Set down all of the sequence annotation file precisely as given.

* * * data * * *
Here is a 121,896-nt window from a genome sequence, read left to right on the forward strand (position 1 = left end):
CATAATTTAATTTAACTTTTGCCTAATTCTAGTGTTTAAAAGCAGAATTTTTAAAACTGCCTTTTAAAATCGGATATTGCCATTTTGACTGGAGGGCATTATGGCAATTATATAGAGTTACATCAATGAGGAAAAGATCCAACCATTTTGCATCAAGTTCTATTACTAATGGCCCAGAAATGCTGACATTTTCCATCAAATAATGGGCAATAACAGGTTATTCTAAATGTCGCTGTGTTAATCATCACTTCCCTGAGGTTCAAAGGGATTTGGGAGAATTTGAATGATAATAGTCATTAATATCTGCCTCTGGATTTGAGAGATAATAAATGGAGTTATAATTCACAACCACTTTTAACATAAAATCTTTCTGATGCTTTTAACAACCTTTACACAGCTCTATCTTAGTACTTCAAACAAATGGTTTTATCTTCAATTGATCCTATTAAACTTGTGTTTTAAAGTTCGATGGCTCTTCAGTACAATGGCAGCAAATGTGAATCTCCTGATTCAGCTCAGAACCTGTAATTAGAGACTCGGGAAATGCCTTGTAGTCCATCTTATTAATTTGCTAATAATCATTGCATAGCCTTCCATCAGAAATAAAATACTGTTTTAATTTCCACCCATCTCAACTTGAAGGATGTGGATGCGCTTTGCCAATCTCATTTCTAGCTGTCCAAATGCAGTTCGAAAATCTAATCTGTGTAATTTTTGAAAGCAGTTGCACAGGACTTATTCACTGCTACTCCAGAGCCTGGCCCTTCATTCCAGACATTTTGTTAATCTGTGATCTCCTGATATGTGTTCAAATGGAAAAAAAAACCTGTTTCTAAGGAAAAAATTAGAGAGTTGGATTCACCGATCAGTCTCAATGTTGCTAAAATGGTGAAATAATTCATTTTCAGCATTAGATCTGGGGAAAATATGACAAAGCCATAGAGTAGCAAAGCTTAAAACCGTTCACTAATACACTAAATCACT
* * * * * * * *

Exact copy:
Here is a 121,896-nt window from a genome sequence, read left to right on the forward strand (position 1 = left end):
CATAATTTAATTTAACTTTTGCCTAATTCTAGTGTTTAAAAGCAGAATTTTTAAAACTGCCTTTTAAAATCGGATATTGCCATTTTGACTGGAGGGCATTATGGCAATTATATAGAGTTACATCAATGAGGAAAAGATCCAACCATTTTGCATCAAGTTCTATTACTAATGGCCCAGAAATGCTGACATTTTCCATCAAATAATGGGCAATAACAGGTTATTCTAAATGTCGCTGTGTTAATCATCACTTCCCTGAGGTTCAAAGGGATTTGGGAGAATTTGAATGATAATAGTCATTAATATCTGCCTCTGGATTTGAGAGATAATAAATGGAGTTATAATTCACAACCACTTTTAACATAAAATCTTTCTGATGCTTTTAACAACCTTTACACAGCTCTATCTTAGTACTTCAAACAAATGGTTTTATCTTCAATTGATCCTATTAAACTTGTGTTTTAAAGTTCGATGGCTCTTCAGTACAATGGCAGCAAATGTGAATCTCCTGATTCAGCTCAGAACCTGTAATTAGAGACTCGGGAAATGCCTTGTAGTCCATCTTATTAATTTGCTAATAATCATTGCATAGCCTTCCATCAGAAATAAAATACTGTTTTAATTTCCACCCATCTCAACTTGAAGGATGTGGATGCGCTTTGCCAATCTCATTTCTAGCTGTCCAAATGCAGTTCGAAAATCTAATCTGTGTAATTTTTGAAAGCAGTTGCACAGGACTTATTCACTGCTACTCCAGAGCCTGGCCCTTCATTCCAGACATTTTGTTAATCTGTGATCTCCTGATATGTGTTCAAATGGAAAAAAAAACCTGTTTCTAAGGAAAAAATTAGAGAGTTGGATTCACCGATCAGTCTCAATGTTGCTAAAATGGTGAAATAATTCATTTTCAGCATTAGATCTGGGGAAAATATGACAAAGCCATAGAGTAGCAAAGCTTAAAACCGTTCACTAATACACTAAATCACT